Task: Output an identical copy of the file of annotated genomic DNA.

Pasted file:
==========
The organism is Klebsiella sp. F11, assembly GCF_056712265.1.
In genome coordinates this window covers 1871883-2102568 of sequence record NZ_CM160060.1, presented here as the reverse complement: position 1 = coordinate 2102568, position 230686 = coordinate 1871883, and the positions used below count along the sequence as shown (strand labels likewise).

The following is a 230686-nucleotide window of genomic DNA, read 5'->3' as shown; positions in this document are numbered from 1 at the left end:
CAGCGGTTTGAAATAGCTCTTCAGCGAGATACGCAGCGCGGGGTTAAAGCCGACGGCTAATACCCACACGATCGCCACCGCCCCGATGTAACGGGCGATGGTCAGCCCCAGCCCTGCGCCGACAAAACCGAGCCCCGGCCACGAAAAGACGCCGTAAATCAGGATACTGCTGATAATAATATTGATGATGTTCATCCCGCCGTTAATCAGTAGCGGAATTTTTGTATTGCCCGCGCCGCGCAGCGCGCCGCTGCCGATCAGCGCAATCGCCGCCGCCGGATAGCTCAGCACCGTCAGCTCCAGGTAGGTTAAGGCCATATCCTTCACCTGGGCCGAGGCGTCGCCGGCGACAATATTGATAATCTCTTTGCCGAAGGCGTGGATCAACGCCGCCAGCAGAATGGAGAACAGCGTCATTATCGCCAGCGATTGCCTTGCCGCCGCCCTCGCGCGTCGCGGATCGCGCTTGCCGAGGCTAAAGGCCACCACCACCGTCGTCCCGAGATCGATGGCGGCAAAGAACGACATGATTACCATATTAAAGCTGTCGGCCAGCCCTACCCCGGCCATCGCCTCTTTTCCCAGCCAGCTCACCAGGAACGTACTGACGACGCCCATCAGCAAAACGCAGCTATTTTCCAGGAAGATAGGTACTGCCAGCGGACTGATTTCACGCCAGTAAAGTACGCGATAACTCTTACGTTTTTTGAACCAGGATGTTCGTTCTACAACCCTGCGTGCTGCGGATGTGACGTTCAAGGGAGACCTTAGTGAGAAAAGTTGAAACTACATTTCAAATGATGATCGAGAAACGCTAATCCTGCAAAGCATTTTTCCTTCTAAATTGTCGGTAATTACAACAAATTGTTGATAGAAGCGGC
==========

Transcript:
The organism is Klebsiella sp. F11, assembly GCF_056712265.1.
In genome coordinates this window covers 1871883-2102568 of sequence record NZ_CM160060.1, presented here as the reverse complement: position 1 = coordinate 2102568, position 230686 = coordinate 1871883, and the positions used below count along the sequence as shown (strand labels likewise).

The following is a 230686-nucleotide window of genomic DNA, read 5'->3' as shown; positions in this document are numbered from 1 at the left end:
CAGCGGTTTGAAATAGCTCTTCAGCGAGATACGCAGCGCGGGGTTAAAGCCGACGGCTAATACCCACACGATCGCCACCGCCCCGATGTAACGGGCGATGGTCAGCCCCAGCCCTGCGCCGACAAAACCGAGCCCCGGCCACGAAAAGACGCCGTAAATCAGGATACTGCTGATAATAATATTGATGATGTTCATCCCGCCGTTAATCAGTAGCGGAATTTTTGTATTGCCCGCGCCGCGCAGCGCGCCGCTGCCGATCAGCGCAATCGCCGCCGCCGGATAGCTCAGCACCGTCAGCTCCAGGTAGGTTAAGGCCATATCCTTCACCTGGGCCGAGGCGTCGCCGGCGACAATATTGATAATCTCTTTGCCGAAGGCGTGGATCAACGCCGCCAGCAGAATGGAGAACAGCGTCATTATCGCCAGCGATTGCCTTGCCGCCGCCCTCGCGCGTCGCGGATCGCGCTTGCCGAGGCTAAAGGCCACCACCACCGTCGTCCCGAGATCGATGGCGGCAAAGAACGACATGATTACCATATTAAAGCTGTCGGCCAGCCCTACCCCGGCCATCGCCTCTTTTCCCAGCCAGCTCACCAGGAACGTACTGACGACGCCCATCAGCAAAACGCAGCTATTTTCCAGGAAGATAGGTACTGCCAGCGGACTGATTTCACGCCAGTAAAGTACGCGATAACTCTTACGTTTTTTGAACCAGGATGTTCGTTCTACAACCCTGCGTGCTGCGGATGTGACGTTCAAGGGAGACCTTAGTGAGAAAAGTTGAAACTACATTTCAAATGATGATCGAGAAACGCTAATCCTGCAAAGCATTTTTCCTTCTAAATTGTCGGTAATTACAACAAATTGTTGATAGAAGCGGC